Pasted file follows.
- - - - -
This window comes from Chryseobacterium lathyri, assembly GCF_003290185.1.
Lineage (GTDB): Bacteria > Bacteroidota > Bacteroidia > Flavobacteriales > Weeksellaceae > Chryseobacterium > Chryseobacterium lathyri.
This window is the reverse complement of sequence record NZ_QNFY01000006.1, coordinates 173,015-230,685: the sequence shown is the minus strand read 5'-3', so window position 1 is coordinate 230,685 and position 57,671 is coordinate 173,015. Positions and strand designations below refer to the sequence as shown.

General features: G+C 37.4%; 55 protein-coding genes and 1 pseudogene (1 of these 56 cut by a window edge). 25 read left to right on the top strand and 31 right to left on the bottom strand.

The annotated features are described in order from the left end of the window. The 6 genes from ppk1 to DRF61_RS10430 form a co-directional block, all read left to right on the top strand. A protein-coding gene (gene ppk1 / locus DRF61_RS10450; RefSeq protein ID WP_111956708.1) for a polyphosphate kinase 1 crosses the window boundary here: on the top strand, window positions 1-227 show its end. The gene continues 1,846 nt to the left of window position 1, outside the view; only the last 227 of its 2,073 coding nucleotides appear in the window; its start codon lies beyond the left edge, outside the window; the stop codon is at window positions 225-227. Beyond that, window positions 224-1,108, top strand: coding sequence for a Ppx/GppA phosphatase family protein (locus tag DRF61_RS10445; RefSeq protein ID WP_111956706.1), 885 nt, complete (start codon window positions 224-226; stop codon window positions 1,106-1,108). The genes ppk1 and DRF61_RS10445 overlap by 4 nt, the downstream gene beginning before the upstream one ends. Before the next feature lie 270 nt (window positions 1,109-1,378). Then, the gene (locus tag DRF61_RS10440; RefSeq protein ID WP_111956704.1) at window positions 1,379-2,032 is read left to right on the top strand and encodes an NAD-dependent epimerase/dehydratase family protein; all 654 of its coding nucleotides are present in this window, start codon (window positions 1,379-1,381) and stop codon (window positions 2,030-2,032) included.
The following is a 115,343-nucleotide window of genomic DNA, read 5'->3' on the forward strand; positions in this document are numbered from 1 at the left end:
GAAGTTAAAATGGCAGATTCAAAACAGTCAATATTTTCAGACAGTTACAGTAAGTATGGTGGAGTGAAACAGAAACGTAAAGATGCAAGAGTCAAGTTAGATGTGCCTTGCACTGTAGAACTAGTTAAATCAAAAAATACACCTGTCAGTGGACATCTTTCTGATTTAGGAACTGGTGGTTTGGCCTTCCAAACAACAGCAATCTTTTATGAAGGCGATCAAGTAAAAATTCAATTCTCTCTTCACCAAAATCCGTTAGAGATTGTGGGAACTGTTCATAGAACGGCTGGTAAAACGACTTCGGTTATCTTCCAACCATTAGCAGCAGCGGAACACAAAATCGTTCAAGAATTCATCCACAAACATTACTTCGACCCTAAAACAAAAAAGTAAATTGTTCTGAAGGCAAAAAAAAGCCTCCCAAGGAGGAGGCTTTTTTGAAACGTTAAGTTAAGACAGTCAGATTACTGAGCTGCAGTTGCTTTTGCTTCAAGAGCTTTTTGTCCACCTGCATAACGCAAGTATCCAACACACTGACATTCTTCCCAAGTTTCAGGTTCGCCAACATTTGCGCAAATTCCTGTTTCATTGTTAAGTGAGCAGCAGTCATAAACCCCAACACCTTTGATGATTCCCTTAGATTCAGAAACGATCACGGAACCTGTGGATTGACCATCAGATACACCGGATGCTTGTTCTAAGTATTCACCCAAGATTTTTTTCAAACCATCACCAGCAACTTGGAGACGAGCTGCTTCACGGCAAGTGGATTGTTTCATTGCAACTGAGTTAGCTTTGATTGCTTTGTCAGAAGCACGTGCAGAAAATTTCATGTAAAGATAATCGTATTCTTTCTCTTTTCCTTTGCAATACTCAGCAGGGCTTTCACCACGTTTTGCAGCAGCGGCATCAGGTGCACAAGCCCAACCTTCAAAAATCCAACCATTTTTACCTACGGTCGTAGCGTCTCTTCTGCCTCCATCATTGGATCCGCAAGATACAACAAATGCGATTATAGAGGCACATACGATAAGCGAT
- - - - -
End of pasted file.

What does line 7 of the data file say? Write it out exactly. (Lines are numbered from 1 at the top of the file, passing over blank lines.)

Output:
GAAGTTAAAATGGCAGATTCAAAACAGTCAATATTTTCAGACAGTTACAGTAAGTATGGTGGAGTGAAACAGAAACGTAAAGATGCAAGAGTCAAGTTAGATGTGCCTTGCACTGTAGAACTAGTTAAATCAAAAAATACACCTGTCAGTGGACATCTTTCTGATTTAGGAACTGGTGGTTTGGCCTTCCAAACAACAGCAATCTTTTATGAAGGCGATCAAGTAAAAATTCAATTCTCTCTTCACCAAAATCCGTTAGAGATTGTGGGAACTGTTCATAGAACGGCTGGTAAAACGACTTCGGTTATCTTCCAACCATTAGCAGCAGCGGAACACAAAATCGTTCAAGAATTCATCCACAAACATTACTTCGACCCTAAAACAAAAAAGTAAATTGTTCTGAAGGCAAAAAAAAGCCTCCCAAGGAGGAGGCTTTTTTGAAACGTTAAGTTAAGACAGTCAGATTACTGAGCTGCAGTTGCTTTTGCTTCAAGAGCTTTTTGTCCACCTGCATAACGCAAGTATCCAACACACTGACATTCTTCCCAAGTTTCAGGTTCGCCAACATTTGCGCAAATTCCTGTTTCATTGTTAAGTGAGCAGCAGTCATAAACCCCAACACCTTTGATGATTCCCTTAGATTCAGAAACGATCACGGAACCTGTGGATTGACCATCAGATACACCGGATGCTTGTTCTAAGTATTCACCCAAGATTTTTTTCAAACCATCACCAGCAACTTGGAGACGAGCTGCTTCACGGCAAGTGGATTGTTTCATTGCAACTGAGTTAGCTTTGATTGCTTTGTCAGAAGCACGTGCAGAAAATTTCATGTAAAGATAATCGTATTCTTTCTCTTTTCCTTTGCAATACTCAGCAGGGCTTTCACCACGTTTTGCAGCAGCGGCATCAGGTGCACAAGCCCAACCTTCAAAAATCCAACCATTTTTACCTACGGTCGTAGCGTCTCTTCTGCCTCCATCATTGGATCCGCAAGATACAACAAATGCGATTATAGAGGCACATACGATAAGCGAT